The placebo effect is a fascinating phenomenon, with important implications for medical treatment and clinical trials, says Dr Ben Colagiuri a lecturer and the University of Sydney and recent recipient of the prestigious NSW Young Tall Poppy Science Award. We catch up with him about what he has discovered so far, and what his holy grail moment would be.
What’s the issue your research is trying to solve?
My research explores the placebo effect, which occurs when patients’ beliefs about their treatment influence their outcomes.
What have you discovered so far?
My students and I have found that placebo treatment can provide relief from pain and nausea and improve sleep quality and cognitive function. However, we have also shown that placebo treatment can lead to negative outcomes. For example, we found that warning patients about side effects can increase actual side effect occurrence.
What’s been your biggest hurdle?
Thankfully, most of my research has run fairly smoothly to date. Probably the biggest challenge is accessing clinical populations, which is where some of the most interesting and relevant placebo effect findings occur.
If you could discover one thing in your research, what would it be? (e.g. what’s your holy grail?)
There has been a lot of debate about whether placebo effects simply add onto drug effects. Clinical trials using placebo controls assume this type of ‘additivity’ when they estimate drug efficacy as the effect in the drug arm minus the effect in the placebo arm. But, there has been very little research into placebo-drug additivity, mainly because it is very difficult to test. So I would love to definitively show whether the additivity assumption is true or not. If it is not true – which I suspect – then we need to explore news ways to test drugs and other medical treatments.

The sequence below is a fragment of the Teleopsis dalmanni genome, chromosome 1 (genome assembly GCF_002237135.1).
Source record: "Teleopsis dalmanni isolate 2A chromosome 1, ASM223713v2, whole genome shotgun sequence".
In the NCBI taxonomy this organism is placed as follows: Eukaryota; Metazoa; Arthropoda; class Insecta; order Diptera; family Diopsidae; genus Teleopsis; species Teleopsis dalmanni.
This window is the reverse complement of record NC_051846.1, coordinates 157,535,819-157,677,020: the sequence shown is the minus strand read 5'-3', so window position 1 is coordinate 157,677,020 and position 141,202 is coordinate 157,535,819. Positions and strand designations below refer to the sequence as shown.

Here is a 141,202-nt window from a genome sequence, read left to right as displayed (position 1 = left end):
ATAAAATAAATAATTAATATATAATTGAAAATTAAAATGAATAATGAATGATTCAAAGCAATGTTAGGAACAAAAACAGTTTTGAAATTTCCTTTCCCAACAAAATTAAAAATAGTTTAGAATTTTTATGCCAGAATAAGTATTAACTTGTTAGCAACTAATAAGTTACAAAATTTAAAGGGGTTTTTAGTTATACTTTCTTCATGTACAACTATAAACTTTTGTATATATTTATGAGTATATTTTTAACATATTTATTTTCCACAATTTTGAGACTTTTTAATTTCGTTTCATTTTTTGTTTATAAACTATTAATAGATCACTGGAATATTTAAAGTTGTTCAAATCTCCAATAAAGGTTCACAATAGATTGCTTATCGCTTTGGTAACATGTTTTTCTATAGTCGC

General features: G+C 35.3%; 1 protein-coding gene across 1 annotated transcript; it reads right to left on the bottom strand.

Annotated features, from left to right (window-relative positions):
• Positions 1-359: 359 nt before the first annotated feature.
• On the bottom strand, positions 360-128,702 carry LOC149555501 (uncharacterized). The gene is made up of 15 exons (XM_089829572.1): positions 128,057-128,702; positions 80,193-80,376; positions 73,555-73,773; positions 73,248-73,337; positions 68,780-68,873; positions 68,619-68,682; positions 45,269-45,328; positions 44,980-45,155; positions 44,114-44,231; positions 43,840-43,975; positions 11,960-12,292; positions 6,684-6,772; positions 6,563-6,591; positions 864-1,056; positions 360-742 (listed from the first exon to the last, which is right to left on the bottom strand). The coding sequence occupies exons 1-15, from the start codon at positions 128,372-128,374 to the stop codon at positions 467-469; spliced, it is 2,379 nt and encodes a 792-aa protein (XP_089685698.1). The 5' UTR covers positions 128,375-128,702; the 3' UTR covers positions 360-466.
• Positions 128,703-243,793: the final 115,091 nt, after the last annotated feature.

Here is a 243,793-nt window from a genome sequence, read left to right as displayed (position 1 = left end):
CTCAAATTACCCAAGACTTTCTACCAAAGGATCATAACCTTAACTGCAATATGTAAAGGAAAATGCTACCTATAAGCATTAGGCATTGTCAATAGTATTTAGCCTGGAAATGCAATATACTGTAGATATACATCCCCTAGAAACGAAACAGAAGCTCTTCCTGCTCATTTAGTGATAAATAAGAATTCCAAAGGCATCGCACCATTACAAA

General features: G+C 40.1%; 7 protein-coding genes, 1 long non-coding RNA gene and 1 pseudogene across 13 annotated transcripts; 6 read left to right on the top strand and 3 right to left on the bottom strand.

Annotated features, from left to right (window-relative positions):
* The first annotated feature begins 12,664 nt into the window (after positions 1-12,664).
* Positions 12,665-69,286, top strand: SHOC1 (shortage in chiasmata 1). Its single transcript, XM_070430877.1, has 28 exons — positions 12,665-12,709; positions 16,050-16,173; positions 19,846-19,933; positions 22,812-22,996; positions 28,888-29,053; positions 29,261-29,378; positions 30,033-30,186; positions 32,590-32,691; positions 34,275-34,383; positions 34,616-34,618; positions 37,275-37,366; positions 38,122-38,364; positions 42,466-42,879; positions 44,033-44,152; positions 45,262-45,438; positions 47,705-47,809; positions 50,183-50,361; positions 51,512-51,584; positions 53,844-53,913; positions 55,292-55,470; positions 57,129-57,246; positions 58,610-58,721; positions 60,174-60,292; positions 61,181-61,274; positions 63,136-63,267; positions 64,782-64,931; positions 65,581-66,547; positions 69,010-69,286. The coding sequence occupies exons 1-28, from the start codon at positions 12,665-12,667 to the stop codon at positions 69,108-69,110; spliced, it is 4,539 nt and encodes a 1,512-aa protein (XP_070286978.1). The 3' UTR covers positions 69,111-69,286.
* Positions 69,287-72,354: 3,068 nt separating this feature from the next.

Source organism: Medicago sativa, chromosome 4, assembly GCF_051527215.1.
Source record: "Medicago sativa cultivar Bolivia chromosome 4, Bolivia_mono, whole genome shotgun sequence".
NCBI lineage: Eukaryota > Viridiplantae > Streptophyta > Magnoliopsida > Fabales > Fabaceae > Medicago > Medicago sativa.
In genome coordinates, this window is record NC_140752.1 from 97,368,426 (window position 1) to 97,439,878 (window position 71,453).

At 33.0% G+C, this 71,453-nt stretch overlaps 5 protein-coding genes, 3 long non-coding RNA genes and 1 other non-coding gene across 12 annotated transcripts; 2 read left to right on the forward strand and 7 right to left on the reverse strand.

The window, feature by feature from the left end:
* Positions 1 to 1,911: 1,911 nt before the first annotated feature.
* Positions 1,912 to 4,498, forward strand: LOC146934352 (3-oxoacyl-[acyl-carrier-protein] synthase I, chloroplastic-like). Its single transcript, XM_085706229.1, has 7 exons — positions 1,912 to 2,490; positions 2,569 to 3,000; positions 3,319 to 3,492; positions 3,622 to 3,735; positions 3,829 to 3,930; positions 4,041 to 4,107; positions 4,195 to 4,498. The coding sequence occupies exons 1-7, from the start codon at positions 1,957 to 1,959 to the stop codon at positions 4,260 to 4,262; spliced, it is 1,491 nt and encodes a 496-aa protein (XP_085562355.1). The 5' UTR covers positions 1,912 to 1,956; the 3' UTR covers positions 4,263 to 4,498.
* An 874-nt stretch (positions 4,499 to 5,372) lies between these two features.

How is your research likely to impact patients?
For reasons like the placebo-drug additivity issue, understanding the placebo effect is essential for accurately determining treatment efficacy and therefore impacts our ability to identify and recommend effective treatments for patients. With greater knowledge of the placebo effect we may also be able to harness the placebo effect in clinical practice by adjusting aspects of the treatment context to enhance positive placebo effects (like pain relief) and minimise negative ones (like side effects).
What does your perfect day look like?
A lazy morning reading the paper in the sun with a coffee in hand followed by a long lunch with friends, somewhere with a view of the water, and returning home to find out that all my grants have been funded.
If you could keep three possessions what would they be?
My car (1973 Mercedes SLK 450), our family farm (say “No” to coal seam gas exploration), and my grandfather’s walking stick.
What would you like your epitaph to say?
Not “a member of the placebo group”